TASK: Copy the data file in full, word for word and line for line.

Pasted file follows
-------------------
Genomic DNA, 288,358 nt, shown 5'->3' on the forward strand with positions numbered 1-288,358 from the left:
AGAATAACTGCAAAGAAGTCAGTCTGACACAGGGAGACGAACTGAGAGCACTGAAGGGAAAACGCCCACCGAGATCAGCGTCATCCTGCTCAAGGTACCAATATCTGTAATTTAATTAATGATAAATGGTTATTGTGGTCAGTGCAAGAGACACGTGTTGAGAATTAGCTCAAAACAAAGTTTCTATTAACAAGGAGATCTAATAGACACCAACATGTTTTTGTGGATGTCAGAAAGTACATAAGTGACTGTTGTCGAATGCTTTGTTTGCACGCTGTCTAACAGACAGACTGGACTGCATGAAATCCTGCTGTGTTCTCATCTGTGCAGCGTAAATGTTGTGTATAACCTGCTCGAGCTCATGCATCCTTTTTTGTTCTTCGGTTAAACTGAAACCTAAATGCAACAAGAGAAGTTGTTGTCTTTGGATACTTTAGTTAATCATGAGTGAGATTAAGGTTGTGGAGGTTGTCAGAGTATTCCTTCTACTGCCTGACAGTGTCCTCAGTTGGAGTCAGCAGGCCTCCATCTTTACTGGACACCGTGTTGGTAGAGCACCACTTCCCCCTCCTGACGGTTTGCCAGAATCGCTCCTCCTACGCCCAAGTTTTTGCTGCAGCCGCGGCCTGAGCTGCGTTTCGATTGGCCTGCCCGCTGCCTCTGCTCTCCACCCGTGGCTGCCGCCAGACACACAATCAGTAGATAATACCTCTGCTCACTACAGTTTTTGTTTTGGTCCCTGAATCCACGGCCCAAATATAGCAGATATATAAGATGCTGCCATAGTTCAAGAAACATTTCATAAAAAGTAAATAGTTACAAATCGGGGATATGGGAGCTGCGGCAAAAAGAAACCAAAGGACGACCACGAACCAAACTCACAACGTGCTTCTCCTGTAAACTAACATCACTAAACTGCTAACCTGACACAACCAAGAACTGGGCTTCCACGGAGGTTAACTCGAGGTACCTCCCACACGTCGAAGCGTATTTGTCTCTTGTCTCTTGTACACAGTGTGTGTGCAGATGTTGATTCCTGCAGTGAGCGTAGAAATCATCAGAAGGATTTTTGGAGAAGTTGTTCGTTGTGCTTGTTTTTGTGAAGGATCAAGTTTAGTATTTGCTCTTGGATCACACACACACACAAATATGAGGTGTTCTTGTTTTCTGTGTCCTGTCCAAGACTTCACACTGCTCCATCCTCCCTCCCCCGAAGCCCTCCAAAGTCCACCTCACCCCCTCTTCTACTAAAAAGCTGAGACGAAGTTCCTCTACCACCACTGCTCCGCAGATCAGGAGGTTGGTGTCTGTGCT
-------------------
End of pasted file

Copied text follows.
Genomic DNA, 288,358 nt, shown 5'->3' on the forward strand with positions numbered 1-288,358 from the left:
AGAATAACTGCAAAGAAGTCAGTCTGACACAGGGAGACGAACTGAGAGCACTGAAGGGAAAACGCCCACCGAGATCAGCGTCATCCTGCTCAAGGTACCAATATCTGTAATTTAATTAATGATAAATGGTTATTGTGGTCAGTGCAAGAGACACGTGTTGAGAATTAGCTCAAAACAAAGTTTCTATTAACAAGGAGATCTAATAGACACCAACATGTTTTTGTGGATGTCAGAAAGTACATAAGTGACTGTTGTCGAATGCTTTGTTTGCACGCTGTCTAACAGACAGACTGGACTGCATGAAATCCTGCTGTGTTCTCATCTGTGCAGCGTAAATGTTGTGTATAACCTGCTCGAGCTCATGCATCCTTTTTTGTTCTTCGGTTAAACTGAAACCTAAATGCAACAAGAGAAGTTGTTGTCTTTGGATACTTTAGTTAATCATGAGTGAGATTAAGGTTGTGGAGGTTGTCAGAGTATTCCTTCTACTGCCTGACAGTGTCCTCAGTTGGAGTCAGCAGGCCTCCATCTTTACTGGACACCGTGTTGGTAGAGCACCACTTCCCCCTCCTGACGGTTTGCCAGAATCGCTCCTCCTACGCCCAAGTTTTTGCTGCAGCCGCGGCCTGAGCTGCGTTTCGATTGGCCTGCCCGCTGCCTCTGCTCTCCACCCGTGGCTGCCGCCAGACACACAATCAGTAGATAATACCTCTGCTCACTACAGTTTTTGTTTTGGTCCCTGAATCCACGGCCCAAATATAGCAGATATATAAGATGCTGCCATAGTTCAAGAAACATTTCATAAAAAGTAAATAGTTACAAATCGGGGATATGGGAGCTGCGGCAAAAAGAAACCAAAGGACGACCACGAACCAAACTCACAACGTGCTTCTCCTGTAAACTAACATCACTAAACTGCTAACCTGACACAACCAAGAACTGGGCTTCCACGGAGGTTAACTCGAGGTACCTCCCACACGTCGAAGCGTATTTGTCTCTTGTCTCTTGTACACAGTGTGTGTGCAGATGTTGATTCCTGCAGTGAGCGTAGAAATCATCAGAAGGATTTTTGGAGAAGTTGTTCGTTGTGCTTGTTTTTGTGAAGGATCAAGTTTAGTATTTGCTCTTGGATCACACACACACACAAATATGAGGTGTTCTTGTTTTCTGTGTCCTGTCCAAGACTTCACACTGCTCCATCCTCCCTCCCCCGAAGCCCTCCAAAGTCCACCTCACCCCCTCTTCTACTAAAAAGCTGAGACGAAGTTCCTCTACCACCACTGCTCCGCAGATCAGGAGGTTGGTGTCTGTGCT